When people think of threatened and endangered species, charismatic animals like tigers and giant pandas are usually top of mind. But climate change really hits home when it lands in your morning mug. Coffea arabica, the wild relative of the world’s favorite coffee, has hit the International Union for Conservation of Nature (IUCN) Red List of Threatened Species. According to a study done by scientists at England’s Royal Botanic Gardens, Kew, 60 percent of wild coffee species risk extinction. The culprits? Climate change, deforestation, pests and fungal pathogens.

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Kew scientists undertook their research in African forests and on the island of Madagascar. Their computer models predict that by the end of the century, climate change could decrease the land now used for Ethiopian coffee production by 60 percent. Ethiopia is Africa’s largest coffee exporter — the annual export value tops $1 billion — and the birthplace of Arabica coffee. The wild Arabica coffee is a vital seed stock for coffee farmers.

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This is bad news for coffee lovers, the multi-billion dollar coffee industry and the farmers who depend on the crop for their livelihood. “Among the coffee species threatened with extinction are those that have potential to be used to breed and develop the coffees of the future, including those resistant to disease and capable of withstanding worsening climatic condition,” said Aaron Davis, head of coffee research at Kew. “The use and development of wild coffee resources could be key to the long-term sustainability of the coffee sector.”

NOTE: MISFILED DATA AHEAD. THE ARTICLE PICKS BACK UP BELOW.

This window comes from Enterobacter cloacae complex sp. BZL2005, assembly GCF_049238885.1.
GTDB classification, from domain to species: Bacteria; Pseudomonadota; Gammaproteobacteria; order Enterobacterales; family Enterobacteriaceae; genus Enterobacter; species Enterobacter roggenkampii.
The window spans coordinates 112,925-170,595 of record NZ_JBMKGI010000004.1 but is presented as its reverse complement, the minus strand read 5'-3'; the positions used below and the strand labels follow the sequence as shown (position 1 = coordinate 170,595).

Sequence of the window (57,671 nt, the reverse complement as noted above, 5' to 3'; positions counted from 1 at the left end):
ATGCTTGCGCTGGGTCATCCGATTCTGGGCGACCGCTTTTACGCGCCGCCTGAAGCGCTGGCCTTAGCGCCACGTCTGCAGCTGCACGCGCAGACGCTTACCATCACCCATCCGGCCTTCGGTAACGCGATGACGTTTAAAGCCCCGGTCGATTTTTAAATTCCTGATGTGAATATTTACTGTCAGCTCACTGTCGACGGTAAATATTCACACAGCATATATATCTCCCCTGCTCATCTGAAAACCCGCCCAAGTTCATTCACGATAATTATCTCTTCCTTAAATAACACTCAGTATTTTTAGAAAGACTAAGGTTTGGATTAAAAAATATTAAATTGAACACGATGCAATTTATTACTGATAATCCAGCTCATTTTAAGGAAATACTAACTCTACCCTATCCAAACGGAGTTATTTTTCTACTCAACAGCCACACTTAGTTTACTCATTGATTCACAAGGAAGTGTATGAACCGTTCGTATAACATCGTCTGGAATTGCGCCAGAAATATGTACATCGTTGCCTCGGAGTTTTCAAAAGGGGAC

Dr Aaron Davis undertaking research on Arabica coffee in South Sudan.

The Kew study is the first IUCN Red List assessment of the extinction risk to coffee worldwide. “A figure of 60 percent of all coffee species threatened with extinction is extremely high, especially when you compare this to a global estimate of 22 percent for plants,” said Eimear Nic Lughadha, senior research leader in Kew’s conservation department and lead scientist for Kew’s plant assessment unit. “Some of the coffee species assessed have not been seen in the wild for more than 100 years, and it is possible that some may already be extinct. We hope this new data will highlight species to be prioritized for the sustainability of the coffee production sector so that appropriate action can be taken to safeguard their future.”

+ Kew

Images via Emma Sage and Royal Botanical Gardens, Kew